3 tablespoons olive oil
salt
freshly ground black pepper
1 package Cacique Fully Cooked Chorizo
1 cup Cacique Cotija, crumbled
2 tablespoons chopped fresh cilantro

Heat oven to 400 F and lightly grease large, rimmed baking sheet.

In large bowl, toss sweet potato sticks with olive oil.

Lay fries in single layer on prepared baking sheet and sprinkle lightly with salt and pepper. Bake 15-18 minutes, shaking pan several times, until tender and lightly browned.

When fries are almost done baking, microwave chorizo 3-4 minutes.

To serve, place golden brown fries on serving platter and spoon chorizo over top. Sprinkle with cotija and fresh cilantro.

Southwestern Mac and Queso

1 package Cacique Queso Dip
1 box macaroni, cooked according to package instructions
1/4 cup Cacique Queso Fresco, crumbled
1/2 cup tortilla chips, crushed

Microwave queso dip 2-3 minutes; stir. Pour over cooked macaroni and toss until thoroughly coated.

Sprinkle crumbled queso fresco and crushed tortilla chips over macaroni before serving.
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Source: Cacique

6 Keys to the Best Possible Stroke Recovery

(Family Features) Strokes change more than 795,000 lives in the United States each year.

In fact, according to the American Stroke Association, brain blockages or bleeds are one of the most common causes of disability and the fifth-leading cause of death. Starting the right rehabilitation program as soon as possible may help survivors recover better. One patient’s rehab journey might include balance, strength or mobility, while another might need speech or other therapies.

stroke rehabilitation

“The residual impact of a stroke can vary widely between patients in terms of deficits and severity,” said Pamela Duncan, Ph.D., F.A.H.A., American Stroke Association volunteer and professor of neurology at Wake Forest Baptist Health. “A rehabilitation program designed for you, where you need it, whether at a hospital or at home, is critical.”

For example, Jessica Alfonso was just 33 when she suffered a stroke. She credits her husband, Pablo, with saving her life – not just through the quick thinking that ensured her prompt medical care, but for being her voice as she worked to regain her ability to speak, read, walk and eat independently.

“He was with me for six weeks of inpatient rehabilitation,” Alfonso said. “Encouraging me and helping me communicate with my team while I re-learned everything. Without him, I may not have survived my stroke and I definitely wouldn’t be where I am today.”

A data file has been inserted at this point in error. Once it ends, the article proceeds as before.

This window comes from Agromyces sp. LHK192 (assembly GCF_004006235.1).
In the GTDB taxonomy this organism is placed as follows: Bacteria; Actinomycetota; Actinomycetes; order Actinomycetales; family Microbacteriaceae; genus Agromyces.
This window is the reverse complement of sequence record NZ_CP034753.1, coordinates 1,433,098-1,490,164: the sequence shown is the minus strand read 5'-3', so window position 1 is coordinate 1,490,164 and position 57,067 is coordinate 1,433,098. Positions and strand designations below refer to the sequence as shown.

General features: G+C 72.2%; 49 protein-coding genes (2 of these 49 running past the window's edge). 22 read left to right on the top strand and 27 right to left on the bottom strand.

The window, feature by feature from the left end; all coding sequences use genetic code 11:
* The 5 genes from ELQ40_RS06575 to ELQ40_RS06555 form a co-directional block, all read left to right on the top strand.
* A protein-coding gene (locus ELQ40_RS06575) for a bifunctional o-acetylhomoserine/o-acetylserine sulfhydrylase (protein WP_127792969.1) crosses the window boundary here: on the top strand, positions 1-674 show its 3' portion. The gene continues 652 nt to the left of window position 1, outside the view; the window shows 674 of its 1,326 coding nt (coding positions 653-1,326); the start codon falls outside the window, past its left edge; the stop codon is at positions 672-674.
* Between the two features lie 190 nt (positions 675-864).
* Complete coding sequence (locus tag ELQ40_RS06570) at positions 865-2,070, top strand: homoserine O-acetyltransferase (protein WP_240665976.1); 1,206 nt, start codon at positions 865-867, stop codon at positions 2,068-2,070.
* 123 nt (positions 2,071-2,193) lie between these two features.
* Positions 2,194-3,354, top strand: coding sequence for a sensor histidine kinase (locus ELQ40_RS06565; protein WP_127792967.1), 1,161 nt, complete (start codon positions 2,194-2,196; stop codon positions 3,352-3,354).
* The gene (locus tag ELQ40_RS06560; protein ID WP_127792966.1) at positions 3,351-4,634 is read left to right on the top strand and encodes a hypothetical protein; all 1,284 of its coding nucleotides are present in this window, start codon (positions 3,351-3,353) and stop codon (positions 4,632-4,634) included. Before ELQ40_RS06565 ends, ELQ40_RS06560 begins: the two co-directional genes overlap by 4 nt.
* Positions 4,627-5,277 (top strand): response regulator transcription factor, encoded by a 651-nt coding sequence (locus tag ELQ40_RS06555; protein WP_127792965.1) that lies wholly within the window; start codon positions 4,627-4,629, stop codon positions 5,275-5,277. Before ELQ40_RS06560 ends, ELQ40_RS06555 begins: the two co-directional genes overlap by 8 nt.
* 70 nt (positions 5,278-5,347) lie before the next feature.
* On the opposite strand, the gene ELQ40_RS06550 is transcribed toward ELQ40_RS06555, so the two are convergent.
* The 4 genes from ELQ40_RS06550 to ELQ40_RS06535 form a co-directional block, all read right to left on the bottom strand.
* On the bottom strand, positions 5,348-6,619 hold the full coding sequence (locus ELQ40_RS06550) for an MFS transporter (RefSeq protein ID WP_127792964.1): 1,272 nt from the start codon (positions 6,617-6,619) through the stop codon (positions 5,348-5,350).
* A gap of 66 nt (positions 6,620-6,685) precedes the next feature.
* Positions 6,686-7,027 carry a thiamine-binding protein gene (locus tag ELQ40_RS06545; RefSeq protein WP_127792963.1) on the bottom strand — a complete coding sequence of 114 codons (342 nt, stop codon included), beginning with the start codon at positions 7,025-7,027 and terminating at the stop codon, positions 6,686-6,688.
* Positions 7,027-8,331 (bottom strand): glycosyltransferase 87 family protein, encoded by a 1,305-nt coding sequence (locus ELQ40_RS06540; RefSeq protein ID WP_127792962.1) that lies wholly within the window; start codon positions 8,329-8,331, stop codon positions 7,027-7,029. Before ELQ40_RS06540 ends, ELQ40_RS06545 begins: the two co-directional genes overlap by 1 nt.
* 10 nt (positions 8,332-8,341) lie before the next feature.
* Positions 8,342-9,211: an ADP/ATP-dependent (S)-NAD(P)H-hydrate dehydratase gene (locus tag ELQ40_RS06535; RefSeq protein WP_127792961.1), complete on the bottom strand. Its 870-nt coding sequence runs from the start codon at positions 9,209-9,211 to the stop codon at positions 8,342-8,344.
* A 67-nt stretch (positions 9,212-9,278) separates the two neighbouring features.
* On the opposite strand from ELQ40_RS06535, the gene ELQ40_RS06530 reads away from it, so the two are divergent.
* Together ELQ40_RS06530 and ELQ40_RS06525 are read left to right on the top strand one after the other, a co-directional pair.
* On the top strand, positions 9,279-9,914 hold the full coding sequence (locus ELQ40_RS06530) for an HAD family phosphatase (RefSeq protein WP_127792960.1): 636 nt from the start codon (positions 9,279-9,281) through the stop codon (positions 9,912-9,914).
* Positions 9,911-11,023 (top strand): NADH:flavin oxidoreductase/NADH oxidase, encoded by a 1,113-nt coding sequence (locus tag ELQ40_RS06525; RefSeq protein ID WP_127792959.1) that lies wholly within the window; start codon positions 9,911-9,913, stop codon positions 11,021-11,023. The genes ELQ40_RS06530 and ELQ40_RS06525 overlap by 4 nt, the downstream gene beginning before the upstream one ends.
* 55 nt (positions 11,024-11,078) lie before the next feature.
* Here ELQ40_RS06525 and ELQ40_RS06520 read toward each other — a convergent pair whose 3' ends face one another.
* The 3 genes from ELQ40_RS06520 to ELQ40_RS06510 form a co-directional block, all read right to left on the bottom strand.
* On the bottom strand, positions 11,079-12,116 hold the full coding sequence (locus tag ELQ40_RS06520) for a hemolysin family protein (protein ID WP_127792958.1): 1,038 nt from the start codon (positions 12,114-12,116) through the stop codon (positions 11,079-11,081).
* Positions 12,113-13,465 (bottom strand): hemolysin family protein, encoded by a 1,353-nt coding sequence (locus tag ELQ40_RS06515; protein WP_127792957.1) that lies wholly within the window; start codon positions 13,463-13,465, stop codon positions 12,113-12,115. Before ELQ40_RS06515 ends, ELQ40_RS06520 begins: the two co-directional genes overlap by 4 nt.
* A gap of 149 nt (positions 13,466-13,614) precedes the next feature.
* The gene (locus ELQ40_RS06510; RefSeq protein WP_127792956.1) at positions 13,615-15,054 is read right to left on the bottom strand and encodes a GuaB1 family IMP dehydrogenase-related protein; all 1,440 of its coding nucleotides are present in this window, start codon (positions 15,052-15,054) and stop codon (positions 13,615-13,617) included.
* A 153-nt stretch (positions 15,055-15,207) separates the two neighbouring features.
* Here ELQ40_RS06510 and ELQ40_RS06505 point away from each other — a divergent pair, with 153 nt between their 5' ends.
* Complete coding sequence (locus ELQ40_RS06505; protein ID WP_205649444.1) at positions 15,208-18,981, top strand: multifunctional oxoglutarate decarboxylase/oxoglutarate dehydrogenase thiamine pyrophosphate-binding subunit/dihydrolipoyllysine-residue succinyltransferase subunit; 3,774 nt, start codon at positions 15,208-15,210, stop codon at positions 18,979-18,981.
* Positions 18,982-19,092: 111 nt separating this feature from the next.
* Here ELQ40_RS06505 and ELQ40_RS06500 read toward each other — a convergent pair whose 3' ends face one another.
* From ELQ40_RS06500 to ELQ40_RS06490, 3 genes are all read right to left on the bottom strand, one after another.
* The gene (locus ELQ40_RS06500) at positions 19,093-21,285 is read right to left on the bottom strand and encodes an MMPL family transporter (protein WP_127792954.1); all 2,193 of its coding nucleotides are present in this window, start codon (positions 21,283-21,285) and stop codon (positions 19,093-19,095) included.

The American Stroke Association’s Together to End Stroke(tm) initiative, nationally sponsored by Kindred Hospital Rehabilitation Services, provides tips and resources for stroke survivors and their caregivers such as:

* Ask your doctor for an assessment of physical and cognitive challenges you face after a stroke and a specific plan to address each challenge.

* Work with your doctor to create a plan to manage risk factors to prevent another stroke. This may include being physically active, not smoking and managing your blood pressure.

* While recovery can occur years after a stroke, the most rapid recovery typically occurs during the first three months. As soon as your medical team gives the “all clear,” start your personalized rehabilitation program right away.

* It is recommended by American Heart Association guidelines that patients who can tolerate and are eligible for rehab at an inpatient rehabilitation facility receive it. However, rehabilitation can happen anywhere from a formal rehabilitation facility to the comfort of your home. Ask your medical team for recommendations on the best local rehab options to maximize recovery.

* Talk with your health care provider about any financial constraints, such as ability to pay for medications, so a plan can be developed to identify alternative community resources.

* Communicate and follow up regularly with a team of health care providers as some challenges – such as remembering medications – may not be immediately clear.

“For many survivors, your functional state prior to the stroke plays a big role in how you recover,” Duncan said. “Working with your team of loved ones and health care providers to find and stick with the best rehabilitation program for you is key.”

For more information about recovery and how to make informed decisions after a stroke, visit stroke.org/recovery.
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Source: American Heart Association